£12.50 (£11 in advance, tickets available here)
We are delighted to welcome international concert pianist Christopher Sayles to King Charles for a recital of Beethoven Sonatas. Through the evening, Christopher will introduce the music, talking about Beethoven's life and how he revolutionised composition for the instrument.
This is the first solo recital on the church's Yamaha grand piano since its renovation earlier this year.
Christopher Sayles was born in Caterham, Surrey in 1984 and began taking piano lessons at the age of seven. At the same time he became a chorister at St. John’s Church, Caterham Valley, where he eventually progressed to become Head Chorister, as well as obtaining the St. Nicholas Award (now Gold Award) in July 1998. Christopher was educated at St. Bede’s School, Redhill, where his passion for music greatly increased.
In 2003 he went to study music at Leeds College of Music, where he was given piano tuition by Marion Raper and Julian Cima. In 2005 he was the recipient of the Michael Grady Award for Piano Accompaniment. On completing his Bachelor Degree in June 2006, Marion Raper persuaded him to stay on to take his Masters and a subsequent career in music. His recitals of this time included Beethoven’s third piano concerto, Debussy’s “Pour le piano” and other works of reputable note.
On finishing his Masters, Christopher made his public concert debut in the Leeds International Concert Season in October 2007. His highly praised performance of the Brahms Op.79 Rhapsodies led to his being awarded the Robert Tebb Trophy for Outstanding Performance.
In the years following his studies at Leeds, Christopher moved back to Caterham, and was very active as a concert pianist, giving solo recitals in famous London churches, various music societies and cathedrals nationwide. In 2008 and 2010 respectively, he gained his Licentiate and Fellowship Diplomas at Trinity College of Music with distinction.
From 2009 to 2011 he was Director of Music at the United Reformed Church, Caterham. Christopher moved to Berlin in 2011 with his then girlfriend, now wife, Linda. There he continues his concert career, giving recitals in Berlin and Brandenburg, as well as teaching piano at the Musikschule Landkries-Oder-Spree, Schöneiche.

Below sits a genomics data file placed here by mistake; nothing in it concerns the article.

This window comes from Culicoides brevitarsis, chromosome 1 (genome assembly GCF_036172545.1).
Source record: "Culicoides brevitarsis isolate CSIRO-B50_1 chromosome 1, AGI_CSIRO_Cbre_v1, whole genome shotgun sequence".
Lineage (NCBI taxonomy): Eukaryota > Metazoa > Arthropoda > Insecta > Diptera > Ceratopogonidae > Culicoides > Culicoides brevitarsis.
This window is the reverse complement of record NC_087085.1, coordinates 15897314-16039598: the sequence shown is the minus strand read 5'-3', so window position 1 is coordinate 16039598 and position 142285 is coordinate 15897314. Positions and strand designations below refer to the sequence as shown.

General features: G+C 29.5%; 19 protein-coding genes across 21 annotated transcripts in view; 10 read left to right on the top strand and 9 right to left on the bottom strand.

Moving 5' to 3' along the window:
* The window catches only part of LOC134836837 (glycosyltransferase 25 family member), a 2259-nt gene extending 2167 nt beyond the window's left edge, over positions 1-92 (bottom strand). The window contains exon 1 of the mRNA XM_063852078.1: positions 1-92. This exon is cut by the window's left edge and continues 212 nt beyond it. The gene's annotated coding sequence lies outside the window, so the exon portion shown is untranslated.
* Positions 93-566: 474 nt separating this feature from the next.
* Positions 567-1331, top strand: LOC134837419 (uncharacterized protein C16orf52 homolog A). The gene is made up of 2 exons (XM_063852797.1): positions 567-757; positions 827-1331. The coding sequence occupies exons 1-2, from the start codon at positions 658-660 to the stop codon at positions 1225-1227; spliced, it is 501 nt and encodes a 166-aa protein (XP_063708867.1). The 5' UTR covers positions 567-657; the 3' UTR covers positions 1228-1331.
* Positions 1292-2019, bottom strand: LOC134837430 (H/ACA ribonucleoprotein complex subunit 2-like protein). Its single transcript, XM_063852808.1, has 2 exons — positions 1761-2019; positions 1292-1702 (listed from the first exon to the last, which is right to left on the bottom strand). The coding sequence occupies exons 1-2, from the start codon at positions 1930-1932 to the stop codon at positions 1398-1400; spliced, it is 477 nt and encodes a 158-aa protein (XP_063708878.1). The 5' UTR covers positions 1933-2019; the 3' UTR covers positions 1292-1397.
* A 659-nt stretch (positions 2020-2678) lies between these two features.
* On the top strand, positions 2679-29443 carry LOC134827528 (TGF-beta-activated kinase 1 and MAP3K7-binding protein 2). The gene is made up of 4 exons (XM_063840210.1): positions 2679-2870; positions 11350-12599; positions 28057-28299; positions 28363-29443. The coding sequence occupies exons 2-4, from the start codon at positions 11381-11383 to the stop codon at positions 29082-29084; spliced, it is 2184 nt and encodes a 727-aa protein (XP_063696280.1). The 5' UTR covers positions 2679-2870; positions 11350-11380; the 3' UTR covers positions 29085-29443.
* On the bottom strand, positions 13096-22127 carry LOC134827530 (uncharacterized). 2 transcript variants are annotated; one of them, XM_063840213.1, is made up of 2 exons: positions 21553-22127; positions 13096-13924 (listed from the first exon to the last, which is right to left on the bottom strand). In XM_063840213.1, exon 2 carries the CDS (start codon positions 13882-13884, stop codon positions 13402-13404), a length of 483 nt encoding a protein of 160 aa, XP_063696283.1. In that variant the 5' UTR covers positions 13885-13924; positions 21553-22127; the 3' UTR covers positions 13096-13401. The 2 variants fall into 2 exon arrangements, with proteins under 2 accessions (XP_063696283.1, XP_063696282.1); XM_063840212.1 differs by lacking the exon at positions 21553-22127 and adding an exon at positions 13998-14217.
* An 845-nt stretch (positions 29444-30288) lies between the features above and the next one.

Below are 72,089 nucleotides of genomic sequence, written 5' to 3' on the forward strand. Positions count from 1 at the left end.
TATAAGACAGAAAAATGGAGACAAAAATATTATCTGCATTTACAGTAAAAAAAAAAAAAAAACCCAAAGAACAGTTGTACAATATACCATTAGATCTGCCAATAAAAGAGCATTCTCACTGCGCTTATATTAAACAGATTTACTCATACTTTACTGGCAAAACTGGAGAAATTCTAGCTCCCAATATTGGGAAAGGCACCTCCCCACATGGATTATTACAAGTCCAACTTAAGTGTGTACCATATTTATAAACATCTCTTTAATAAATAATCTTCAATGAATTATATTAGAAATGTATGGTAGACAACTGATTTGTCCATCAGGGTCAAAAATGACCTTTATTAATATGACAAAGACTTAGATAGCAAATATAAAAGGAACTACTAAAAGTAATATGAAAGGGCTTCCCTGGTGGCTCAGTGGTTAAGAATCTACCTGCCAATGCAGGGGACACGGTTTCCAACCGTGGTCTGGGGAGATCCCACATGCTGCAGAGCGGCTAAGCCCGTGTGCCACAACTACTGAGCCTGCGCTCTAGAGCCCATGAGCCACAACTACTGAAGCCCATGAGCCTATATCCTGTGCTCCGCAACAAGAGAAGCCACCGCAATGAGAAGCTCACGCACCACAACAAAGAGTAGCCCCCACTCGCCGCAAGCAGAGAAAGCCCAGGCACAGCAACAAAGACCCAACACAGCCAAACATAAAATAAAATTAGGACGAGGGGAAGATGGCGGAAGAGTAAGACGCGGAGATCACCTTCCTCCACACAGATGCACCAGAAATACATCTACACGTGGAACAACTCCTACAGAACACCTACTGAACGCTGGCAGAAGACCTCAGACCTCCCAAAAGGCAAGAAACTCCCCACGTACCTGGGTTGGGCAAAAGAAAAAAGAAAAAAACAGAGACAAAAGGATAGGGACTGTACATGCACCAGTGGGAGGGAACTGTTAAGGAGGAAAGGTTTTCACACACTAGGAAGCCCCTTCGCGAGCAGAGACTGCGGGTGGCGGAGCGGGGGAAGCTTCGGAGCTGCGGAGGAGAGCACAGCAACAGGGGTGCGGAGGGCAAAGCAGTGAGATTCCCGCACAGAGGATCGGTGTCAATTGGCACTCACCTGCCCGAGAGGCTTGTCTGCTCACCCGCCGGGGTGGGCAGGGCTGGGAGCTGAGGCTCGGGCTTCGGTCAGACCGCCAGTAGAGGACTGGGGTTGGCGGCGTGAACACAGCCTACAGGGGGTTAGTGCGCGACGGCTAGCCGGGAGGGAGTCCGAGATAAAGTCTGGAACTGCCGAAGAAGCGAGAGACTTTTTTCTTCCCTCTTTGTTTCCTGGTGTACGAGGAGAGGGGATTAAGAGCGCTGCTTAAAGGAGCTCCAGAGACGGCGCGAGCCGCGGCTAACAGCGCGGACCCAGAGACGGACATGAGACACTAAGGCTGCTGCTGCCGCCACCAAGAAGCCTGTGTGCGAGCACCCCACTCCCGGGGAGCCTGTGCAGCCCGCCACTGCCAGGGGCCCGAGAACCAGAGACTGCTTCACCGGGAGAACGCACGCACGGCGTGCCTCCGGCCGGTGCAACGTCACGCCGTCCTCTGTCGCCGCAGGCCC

Sonata No.2 in A Major, Op.2 No.2
Sonata No.9 in E Major, Op.14 No.1
Sonata No.13 in E Flat Major, Op.27 No.1
Sonata No.14 in C Sharp Minor, Op.27 No.2 'Moonlight'
We are delighted that the TWIMF return to King Charles to host this concert. Tickets available here at the discounted price for advance booking. Tickets for under-18s are just £5.
Since its first concert in January 1983 the Schubert Ensemble has established itself as one of the world's leading exponents of music for piano and strings. Regularly giving around 50 concerts a year, the ensemble has performed in over 40 different countries, has over 80 commissions to its name and has recorded over 30 critically acclaimed CDs. In the past few years the Ensemble has enjoyed a busy international schedule, with performances in Romania, Norway, Spain, Holland, Bermuda, the UAE and the USA, as well as a first visit to China. Two of its recent recordings were chosen as CD of the month by the BBC Music Magazine.
This concert takes place in the middle of the Ensemble's series of piano quintets at Kings Place in London.
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Tickets available from https://www.ticketsource.co.uk/mkctw with a discount for pre-booking.
This concert is part of the Archaeus Quartet's three-year cycle of Beethoven's string quartets, demonstrating, as they put it, that "Beethoven journeyed further in his lifetime expressively, conceptually and emotionally than any other composer".
Formed in 1990, the Archaeus Quartet has performed in music clubs and arts centres throughout the UK, and at the Wigmore Hall and Purcell Room in London.
Beethoven String Quartet in C minor Op.18, No.4
It has been suggested that Beethoven's C minor quartet is based on material from his earliest period in Bonn; whatever the truth, the work represents him at full power so far as he had evolved it around 1800, when the six Op.18 quartets were being composed.
Beethoven String Quartet in E minor Op.59, No.2 (1806)
The second Rasumovsky quartet gives vent, perhaps, to some of the nervous tension that begins
to show itself in the scherzo of the first. Like another even more tense later quartet, Op. 132, it has
a deeply contemplative slow movement.
Beethoven Quartet in F major, Op.135 (1826)
Apart from the second finale of Op.130, the F major quartet is the last substantial work Beethoven
finished. It is smaller in scope and lighter in character than the other late quartets. Profundity is not
always weight or elaboration, and the Lento is a piece as deep as it is seemingly simple.
(Extracts from notes by Robert Simpson)